After a five day stint in the hospital, I turned my head toward the sound of the television only to see a curtain of thin flowery material shrouding my bed. My sister was in the room talking to me, her husband and mine were commenting on the basketball game blaring from the screen. I couldn't see any of them, but I could see colors, tropical flora, and a pale green background. When the nurse's voice asked me if I was Okay, I sighed and smiled. "I'm hallucinating. We should probably figure out Why."
Being able to see colors and images that I hadn't seen in almost 20 years was kind of fun, but after everything I'd gone through over the previous five days, I knew it wasn't good.
It all actually began two years earlier. When I started having kidney dialysis in July of 2007. The side effects of not having kidneys immediately started piling up. You are limited in your food possibilities because of your body's inability to filter out certain things like potassium, calcium, salt, water, and some vitamins that are dangerous in large quantities. I immediately was restricted from: all dairy products, tomatoes, potatoes, celery, peanut butter, orange juice, or any citrus fruit, starfruit and a myriad of others. The difference in nutrition and hydration is difficult enough, but even when you're compliant your body holds anywhere from 3-5 extra pounds of water that swells your tissues and puts pressure on your nerves. Your skin turns colors, your hair and nails are brittle and thin, and your blood pressure is rising or sinking according to how much water is in your veins. Your heart struggles with the three hour process of taking your blood from your arm, running it through a machine to clean it, and then circulating it back into your body. A tablespoon at a time, by the way.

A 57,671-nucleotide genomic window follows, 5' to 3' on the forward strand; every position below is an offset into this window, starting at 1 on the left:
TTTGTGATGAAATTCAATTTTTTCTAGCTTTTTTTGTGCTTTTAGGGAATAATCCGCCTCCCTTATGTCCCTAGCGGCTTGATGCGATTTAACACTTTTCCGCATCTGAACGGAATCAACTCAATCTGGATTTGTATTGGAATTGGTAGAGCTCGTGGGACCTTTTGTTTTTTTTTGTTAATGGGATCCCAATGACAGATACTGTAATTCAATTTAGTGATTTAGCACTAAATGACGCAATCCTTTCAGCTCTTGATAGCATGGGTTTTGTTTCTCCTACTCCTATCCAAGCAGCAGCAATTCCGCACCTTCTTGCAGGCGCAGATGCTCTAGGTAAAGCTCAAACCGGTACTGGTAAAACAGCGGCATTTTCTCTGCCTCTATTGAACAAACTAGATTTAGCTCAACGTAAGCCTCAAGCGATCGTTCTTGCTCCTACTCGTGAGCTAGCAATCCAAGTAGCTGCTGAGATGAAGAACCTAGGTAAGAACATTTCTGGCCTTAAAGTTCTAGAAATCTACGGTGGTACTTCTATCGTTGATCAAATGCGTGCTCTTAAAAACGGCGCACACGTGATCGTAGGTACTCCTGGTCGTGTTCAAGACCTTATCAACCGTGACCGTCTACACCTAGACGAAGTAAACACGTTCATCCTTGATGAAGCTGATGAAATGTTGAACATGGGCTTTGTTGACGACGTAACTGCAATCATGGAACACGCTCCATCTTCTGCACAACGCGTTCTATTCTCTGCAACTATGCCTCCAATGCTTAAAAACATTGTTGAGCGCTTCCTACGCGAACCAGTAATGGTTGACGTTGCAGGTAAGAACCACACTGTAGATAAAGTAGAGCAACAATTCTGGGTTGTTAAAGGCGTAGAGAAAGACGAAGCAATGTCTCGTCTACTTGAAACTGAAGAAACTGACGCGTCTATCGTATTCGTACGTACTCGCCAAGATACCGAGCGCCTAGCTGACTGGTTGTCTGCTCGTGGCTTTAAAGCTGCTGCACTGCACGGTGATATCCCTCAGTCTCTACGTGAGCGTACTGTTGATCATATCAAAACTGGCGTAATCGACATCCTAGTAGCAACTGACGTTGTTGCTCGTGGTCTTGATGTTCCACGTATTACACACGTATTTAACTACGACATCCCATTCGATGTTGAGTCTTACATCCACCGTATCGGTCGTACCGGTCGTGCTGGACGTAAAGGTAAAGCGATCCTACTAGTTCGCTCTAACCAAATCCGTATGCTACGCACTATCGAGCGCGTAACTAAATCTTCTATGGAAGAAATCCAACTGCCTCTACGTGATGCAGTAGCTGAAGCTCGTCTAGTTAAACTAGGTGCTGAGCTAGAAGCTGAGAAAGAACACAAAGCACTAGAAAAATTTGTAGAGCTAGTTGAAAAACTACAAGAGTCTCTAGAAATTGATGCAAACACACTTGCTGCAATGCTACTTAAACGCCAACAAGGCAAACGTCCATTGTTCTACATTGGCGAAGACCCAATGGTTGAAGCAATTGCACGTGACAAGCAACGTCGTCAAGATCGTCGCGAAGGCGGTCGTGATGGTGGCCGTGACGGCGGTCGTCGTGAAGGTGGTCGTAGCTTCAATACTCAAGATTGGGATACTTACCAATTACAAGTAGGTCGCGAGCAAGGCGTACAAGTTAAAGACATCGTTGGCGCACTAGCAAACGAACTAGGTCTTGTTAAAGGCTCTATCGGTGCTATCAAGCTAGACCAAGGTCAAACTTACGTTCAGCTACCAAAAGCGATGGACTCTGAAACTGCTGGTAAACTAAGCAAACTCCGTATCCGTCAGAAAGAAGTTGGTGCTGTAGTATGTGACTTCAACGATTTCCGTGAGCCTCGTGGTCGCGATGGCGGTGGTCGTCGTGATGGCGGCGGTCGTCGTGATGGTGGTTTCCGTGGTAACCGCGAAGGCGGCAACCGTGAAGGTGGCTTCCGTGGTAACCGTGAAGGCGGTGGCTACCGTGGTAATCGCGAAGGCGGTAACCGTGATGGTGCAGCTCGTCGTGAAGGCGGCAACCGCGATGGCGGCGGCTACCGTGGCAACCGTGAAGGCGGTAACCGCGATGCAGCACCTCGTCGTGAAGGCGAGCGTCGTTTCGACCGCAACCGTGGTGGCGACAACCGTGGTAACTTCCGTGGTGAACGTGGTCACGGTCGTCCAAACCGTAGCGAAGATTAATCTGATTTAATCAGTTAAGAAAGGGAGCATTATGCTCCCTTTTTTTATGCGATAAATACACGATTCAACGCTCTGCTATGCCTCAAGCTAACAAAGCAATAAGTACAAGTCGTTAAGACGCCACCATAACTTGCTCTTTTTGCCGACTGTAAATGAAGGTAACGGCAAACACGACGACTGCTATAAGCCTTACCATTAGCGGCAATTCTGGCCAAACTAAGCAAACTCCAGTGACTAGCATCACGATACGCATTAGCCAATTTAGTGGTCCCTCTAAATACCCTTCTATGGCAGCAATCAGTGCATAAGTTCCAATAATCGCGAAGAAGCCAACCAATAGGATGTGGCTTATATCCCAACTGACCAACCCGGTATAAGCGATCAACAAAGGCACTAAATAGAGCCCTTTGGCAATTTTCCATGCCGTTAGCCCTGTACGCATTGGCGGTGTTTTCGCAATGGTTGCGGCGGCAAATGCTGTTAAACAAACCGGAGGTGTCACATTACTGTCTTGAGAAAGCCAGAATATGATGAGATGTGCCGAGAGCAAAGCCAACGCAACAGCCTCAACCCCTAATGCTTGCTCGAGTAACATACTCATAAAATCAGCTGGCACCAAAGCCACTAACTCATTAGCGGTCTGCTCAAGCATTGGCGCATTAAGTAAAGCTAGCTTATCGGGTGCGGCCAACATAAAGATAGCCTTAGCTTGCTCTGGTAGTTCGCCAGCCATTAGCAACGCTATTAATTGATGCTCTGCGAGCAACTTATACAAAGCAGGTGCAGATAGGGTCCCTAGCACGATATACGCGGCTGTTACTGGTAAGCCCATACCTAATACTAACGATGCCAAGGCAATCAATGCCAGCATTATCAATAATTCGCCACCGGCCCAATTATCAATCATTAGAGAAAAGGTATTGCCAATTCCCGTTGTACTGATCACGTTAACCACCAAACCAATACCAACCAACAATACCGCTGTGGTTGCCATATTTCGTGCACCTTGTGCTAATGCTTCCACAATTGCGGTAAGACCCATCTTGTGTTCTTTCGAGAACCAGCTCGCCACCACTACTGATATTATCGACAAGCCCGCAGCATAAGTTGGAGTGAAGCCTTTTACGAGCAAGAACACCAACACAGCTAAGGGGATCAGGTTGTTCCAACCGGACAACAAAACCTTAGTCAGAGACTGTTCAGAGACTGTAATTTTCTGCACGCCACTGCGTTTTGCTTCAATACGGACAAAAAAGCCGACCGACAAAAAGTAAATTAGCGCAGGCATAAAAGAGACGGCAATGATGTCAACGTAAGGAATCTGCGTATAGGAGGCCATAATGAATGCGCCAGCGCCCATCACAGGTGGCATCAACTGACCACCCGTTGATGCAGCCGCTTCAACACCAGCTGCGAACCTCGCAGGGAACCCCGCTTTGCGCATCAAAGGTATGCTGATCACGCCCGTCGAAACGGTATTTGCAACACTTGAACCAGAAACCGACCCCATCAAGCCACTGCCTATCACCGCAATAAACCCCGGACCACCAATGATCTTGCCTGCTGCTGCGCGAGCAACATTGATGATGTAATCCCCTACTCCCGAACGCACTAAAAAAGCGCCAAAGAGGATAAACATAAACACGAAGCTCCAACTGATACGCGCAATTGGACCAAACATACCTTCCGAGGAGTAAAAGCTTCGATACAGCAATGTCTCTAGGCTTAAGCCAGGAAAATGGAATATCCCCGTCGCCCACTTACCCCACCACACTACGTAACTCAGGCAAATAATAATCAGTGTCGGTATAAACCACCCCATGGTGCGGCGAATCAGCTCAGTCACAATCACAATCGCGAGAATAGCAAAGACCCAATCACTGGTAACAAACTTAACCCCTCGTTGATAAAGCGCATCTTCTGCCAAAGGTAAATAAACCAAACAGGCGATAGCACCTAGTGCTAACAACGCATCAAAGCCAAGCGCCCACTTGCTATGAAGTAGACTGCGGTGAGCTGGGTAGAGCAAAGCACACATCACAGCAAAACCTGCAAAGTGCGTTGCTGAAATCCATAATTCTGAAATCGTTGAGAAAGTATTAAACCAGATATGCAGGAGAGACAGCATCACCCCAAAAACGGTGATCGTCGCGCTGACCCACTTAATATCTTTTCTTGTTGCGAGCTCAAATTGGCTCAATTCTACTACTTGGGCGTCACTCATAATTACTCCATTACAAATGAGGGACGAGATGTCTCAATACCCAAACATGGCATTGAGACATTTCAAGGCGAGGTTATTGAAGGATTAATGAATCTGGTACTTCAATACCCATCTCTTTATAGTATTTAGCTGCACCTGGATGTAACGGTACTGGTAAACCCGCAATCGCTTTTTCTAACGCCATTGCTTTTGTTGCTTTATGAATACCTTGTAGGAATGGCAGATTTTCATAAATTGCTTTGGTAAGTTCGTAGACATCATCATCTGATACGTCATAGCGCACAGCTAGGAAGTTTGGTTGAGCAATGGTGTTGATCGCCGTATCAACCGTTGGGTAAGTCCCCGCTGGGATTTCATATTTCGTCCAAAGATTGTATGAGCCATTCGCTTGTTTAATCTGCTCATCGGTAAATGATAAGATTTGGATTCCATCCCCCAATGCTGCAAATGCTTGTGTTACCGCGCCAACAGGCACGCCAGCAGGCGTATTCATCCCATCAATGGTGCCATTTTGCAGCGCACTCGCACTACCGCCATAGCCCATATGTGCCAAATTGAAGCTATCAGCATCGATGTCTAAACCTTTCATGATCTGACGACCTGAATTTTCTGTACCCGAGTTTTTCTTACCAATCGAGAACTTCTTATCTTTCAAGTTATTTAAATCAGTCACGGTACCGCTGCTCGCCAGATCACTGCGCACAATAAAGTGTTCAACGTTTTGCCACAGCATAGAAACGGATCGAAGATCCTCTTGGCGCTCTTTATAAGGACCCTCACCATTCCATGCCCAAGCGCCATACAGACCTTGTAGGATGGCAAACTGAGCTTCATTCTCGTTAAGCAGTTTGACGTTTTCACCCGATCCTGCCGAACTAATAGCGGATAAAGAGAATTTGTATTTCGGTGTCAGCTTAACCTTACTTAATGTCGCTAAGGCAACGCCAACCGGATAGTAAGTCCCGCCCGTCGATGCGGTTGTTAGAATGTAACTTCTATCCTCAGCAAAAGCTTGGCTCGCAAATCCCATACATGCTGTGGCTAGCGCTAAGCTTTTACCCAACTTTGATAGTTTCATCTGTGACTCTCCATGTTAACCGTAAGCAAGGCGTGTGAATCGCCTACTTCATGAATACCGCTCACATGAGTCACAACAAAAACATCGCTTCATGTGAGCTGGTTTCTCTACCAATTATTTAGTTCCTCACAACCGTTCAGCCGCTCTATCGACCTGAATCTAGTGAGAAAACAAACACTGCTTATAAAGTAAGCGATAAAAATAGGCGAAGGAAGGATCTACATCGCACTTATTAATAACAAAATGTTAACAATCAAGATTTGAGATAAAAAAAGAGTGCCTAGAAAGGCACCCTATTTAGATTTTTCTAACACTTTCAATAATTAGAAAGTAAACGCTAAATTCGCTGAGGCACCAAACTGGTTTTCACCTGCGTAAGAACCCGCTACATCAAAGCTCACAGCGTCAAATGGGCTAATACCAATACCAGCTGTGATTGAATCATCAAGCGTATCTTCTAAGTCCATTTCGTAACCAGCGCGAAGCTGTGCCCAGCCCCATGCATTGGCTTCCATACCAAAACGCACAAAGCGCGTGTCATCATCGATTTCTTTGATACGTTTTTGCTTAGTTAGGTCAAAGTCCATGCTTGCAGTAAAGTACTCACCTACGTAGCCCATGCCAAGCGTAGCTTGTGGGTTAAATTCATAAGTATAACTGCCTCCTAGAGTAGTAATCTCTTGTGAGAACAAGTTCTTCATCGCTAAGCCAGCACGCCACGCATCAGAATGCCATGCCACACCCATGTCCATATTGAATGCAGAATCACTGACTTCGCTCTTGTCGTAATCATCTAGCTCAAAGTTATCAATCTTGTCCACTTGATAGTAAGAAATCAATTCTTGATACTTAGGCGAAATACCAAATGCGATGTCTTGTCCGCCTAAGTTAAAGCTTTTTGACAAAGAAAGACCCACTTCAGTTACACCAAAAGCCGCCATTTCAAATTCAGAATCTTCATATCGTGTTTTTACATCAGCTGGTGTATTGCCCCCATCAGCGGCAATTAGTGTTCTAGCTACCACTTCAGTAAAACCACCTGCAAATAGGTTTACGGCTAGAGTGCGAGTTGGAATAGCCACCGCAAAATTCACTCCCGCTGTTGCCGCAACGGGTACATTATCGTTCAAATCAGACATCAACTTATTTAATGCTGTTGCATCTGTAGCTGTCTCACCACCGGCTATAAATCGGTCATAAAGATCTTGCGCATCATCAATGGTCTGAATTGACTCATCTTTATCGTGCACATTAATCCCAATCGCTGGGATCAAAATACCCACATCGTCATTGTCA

You're exhausted by the process, your hematacrit, which is the iron in your blood is low, and your body is trying not to destroy itself. You can imagine the medication, doctors, and dietary discipline you must have.
I was on over 13 different medications to balance, sodium, calcium, digestive processes, heart and blood issues and proper nutrition. The side effects of all of this were mind boggling.
One of the worst I dealt with was the problem of my resting heart rate. I'm a small person. five feet, 100 pounds or so. My resting heart rate is higher than a much larger persons would be, but mine was 112. Normal is around 80.